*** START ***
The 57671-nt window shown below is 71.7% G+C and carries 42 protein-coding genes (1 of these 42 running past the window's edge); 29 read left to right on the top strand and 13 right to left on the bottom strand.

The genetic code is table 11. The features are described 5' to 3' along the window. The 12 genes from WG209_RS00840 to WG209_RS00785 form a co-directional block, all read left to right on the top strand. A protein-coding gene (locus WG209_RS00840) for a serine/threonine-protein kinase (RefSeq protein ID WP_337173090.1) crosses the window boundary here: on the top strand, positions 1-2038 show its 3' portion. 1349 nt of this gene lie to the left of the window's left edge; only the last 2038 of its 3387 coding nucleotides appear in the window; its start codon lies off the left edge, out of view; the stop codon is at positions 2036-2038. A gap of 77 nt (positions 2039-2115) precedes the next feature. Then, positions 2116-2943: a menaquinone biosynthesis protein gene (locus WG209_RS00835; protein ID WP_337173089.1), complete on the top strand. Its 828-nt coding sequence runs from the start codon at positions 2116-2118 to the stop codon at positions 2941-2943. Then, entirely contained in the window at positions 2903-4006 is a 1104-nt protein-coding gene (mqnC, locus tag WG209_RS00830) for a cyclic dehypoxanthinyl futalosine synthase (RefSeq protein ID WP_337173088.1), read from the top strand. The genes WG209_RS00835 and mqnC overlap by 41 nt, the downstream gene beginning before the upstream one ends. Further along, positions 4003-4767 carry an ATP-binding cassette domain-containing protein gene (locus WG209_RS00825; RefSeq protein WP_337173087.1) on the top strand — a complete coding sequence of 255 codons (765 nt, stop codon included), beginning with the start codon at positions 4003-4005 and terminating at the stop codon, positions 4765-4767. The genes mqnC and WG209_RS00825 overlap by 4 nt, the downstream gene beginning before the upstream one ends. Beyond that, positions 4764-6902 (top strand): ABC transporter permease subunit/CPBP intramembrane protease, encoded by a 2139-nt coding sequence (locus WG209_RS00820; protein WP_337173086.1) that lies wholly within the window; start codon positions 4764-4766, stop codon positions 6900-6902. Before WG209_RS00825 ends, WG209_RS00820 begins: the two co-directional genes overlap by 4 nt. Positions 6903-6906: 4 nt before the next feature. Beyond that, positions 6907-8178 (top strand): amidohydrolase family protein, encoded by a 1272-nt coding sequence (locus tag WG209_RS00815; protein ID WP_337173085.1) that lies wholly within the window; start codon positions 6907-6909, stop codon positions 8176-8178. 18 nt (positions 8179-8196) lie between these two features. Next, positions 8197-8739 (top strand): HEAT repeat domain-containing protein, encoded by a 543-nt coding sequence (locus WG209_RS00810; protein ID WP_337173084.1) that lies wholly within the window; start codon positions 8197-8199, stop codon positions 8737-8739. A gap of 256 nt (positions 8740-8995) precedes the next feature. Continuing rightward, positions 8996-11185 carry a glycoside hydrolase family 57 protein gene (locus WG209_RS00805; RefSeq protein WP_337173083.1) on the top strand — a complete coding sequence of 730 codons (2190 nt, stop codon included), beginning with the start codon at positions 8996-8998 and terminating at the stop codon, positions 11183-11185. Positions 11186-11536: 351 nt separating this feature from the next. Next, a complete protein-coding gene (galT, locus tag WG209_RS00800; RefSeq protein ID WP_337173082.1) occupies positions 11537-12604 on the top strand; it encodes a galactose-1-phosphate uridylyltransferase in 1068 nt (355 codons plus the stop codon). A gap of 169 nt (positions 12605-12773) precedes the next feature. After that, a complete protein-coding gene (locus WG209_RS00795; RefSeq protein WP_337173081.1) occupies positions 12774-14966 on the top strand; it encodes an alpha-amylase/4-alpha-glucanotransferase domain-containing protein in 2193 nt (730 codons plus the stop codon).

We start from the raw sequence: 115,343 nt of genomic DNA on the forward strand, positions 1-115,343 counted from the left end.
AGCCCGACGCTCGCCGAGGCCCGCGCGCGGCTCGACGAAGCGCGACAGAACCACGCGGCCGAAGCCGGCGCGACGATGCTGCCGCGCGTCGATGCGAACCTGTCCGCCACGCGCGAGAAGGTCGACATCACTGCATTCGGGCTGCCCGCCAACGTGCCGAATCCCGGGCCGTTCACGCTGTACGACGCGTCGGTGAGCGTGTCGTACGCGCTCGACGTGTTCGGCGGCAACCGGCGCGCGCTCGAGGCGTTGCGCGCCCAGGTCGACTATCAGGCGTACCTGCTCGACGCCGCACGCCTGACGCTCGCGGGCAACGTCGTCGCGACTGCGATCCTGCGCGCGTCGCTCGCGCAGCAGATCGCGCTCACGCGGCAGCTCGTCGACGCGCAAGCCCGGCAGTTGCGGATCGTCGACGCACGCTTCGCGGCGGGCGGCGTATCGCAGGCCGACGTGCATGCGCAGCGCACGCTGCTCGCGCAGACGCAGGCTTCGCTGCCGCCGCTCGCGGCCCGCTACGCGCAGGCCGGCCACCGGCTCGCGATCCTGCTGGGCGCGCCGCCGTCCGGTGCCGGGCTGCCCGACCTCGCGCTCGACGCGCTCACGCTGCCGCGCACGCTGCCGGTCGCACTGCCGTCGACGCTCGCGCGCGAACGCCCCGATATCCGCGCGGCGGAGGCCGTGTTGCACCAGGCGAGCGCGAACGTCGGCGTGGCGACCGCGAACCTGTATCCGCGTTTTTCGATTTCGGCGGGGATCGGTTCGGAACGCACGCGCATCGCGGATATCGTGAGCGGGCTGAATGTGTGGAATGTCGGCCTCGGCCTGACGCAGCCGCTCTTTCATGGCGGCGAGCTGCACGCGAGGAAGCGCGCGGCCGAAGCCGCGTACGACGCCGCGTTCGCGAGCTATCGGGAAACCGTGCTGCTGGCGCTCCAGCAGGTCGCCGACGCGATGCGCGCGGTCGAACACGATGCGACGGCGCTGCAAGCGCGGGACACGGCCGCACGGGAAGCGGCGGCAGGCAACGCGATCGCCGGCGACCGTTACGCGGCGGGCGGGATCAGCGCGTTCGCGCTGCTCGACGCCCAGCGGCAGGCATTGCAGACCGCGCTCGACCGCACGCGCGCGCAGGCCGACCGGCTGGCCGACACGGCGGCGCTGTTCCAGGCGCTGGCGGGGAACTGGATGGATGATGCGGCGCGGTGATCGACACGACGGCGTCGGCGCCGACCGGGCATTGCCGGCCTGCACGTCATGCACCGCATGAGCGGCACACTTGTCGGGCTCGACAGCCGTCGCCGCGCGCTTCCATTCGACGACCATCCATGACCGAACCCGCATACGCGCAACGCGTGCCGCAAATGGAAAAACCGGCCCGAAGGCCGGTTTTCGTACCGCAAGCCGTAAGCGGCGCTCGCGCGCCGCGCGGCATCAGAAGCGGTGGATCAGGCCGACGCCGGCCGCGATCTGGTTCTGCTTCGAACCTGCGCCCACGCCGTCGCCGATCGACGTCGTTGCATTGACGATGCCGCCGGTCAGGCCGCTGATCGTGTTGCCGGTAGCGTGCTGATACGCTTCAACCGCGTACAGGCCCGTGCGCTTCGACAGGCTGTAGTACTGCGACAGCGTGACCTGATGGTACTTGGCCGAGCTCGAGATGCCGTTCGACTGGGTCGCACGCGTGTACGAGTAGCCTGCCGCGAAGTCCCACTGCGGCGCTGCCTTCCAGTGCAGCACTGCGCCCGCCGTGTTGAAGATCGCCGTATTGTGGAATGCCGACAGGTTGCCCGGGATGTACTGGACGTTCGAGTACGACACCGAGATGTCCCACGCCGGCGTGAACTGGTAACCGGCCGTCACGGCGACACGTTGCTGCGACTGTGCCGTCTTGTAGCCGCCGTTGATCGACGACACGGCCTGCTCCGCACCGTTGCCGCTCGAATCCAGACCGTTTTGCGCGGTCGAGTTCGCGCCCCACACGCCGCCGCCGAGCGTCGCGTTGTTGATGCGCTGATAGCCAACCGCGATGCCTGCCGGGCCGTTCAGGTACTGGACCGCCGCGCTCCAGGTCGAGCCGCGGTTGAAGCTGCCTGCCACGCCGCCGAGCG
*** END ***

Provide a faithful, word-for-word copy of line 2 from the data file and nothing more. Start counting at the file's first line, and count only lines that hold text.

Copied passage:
The genetic code is table 11. The features are described 5' to 3' along the window. The 12 genes from WG209_RS00840 to WG209_RS00785 form a co-directional block, all read left to right on the top strand. A protein-coding gene (locus WG209_RS00840) for a serine/threonine-protein kinase (RefSeq protein ID WP_337173090.1) crosses the window boundary here: on the top strand, positions 1-2038 show its 3' portion. 1349 nt of this gene lie to the left of the window's left edge; only the last 2038 of its 3387 coding nucleotides appear in the window; its start codon lies off the left edge, out of view; the stop codon is at positions 2036-2038. A gap of 77 nt (positions 2039-2115) precedes the next feature. Then, positions 2116-2943: a menaquinone biosynthesis protein gene (locus WG209_RS00835; protein ID WP_337173089.1), complete on the top strand. Its 828-nt coding sequence runs from the start codon at positions 2116-2118 to the stop codon at positions 2941-2943. Then, entirely contained in the window at positions 2903-4006 is a 1104-nt protein-coding gene (mqnC, locus tag WG209_RS00830) for a cyclic dehypoxanthinyl futalosine synthase (RefSeq protein ID WP_337173088.1), read from the top strand. The genes WG209_RS00835 and mqnC overlap by 41 nt, the downstream gene beginning before the upstream one ends. Further along, positions 4003-4767 carry an ATP-binding cassette domain-containing protein gene (locus WG209_RS00825; RefSeq protein WP_337173087.1) on the top strand — a complete coding sequence of 255 codons (765 nt, stop codon included), beginning with the start codon at positions 4003-4005 and terminating at the stop codon, positions 4765-4767. The genes mqnC and WG209_RS00825 overlap by 4 nt, the downstream gene beginning before the upstream one ends. Beyond that, positions 4764-6902 (top strand): ABC transporter permease subunit/CPBP intramembrane protease, encoded by a 2139-nt coding sequence (locus WG209_RS00820; protein WP_337173086.1) that lies wholly within the window; start codon positions 4764-4766, stop codon positions 6900-6902. Before WG209_RS00825 ends, WG209_RS00820 begins: the two co-directional genes overlap by 4 nt. Positions 6903-6906: 4 nt before the next feature. Beyond that, positions 6907-8178 (top strand): amidohydrolase family protein, encoded by a 1272-nt coding sequence (locus tag WG209_RS00815; protein ID WP_337173085.1) that lies wholly within the window; start codon positions 6907-6909, stop codon positions 8176-8178. 18 nt (positions 8179-8196) lie between these two features. Next, positions 8197-8739 (top strand): HEAT repeat domain-containing protein, encoded by a 543-nt coding sequence (locus WG209_RS00810; protein ID WP_337173084.1) that lies wholly within the window; start codon positions 8197-8199, stop codon positions 8737-8739. A gap of 256 nt (positions 8740-8995) precedes the next feature. Continuing rightward, positions 8996-11185 carry a glycoside hydrolase family 57 protein gene (locus WG209_RS00805; RefSeq protein WP_337173083.1) on the top strand — a complete coding sequence of 730 codons (2190 nt, stop codon included), beginning with the start codon at positions 8996-8998 and terminating at the stop codon, positions 11183-11185. Positions 11186-11536: 351 nt separating this feature from the next. Next, a complete protein-coding gene (galT, locus tag WG209_RS00800; RefSeq protein ID WP_337173082.1) occupies positions 11537-12604 on the top strand; it encodes a galactose-1-phosphate uridylyltransferase in 1068 nt (355 codons plus the stop codon). A gap of 169 nt (positions 12605-12773) precedes the next feature. After that, a complete protein-coding gene (locus WG209_RS00795; RefSeq protein WP_337173081.1) occupies positions 12774-14966 on the top strand; it encodes an alpha-amylase/4-alpha-glucanotransferase domain-containing protein in 2193 nt (730 codons plus the stop codon).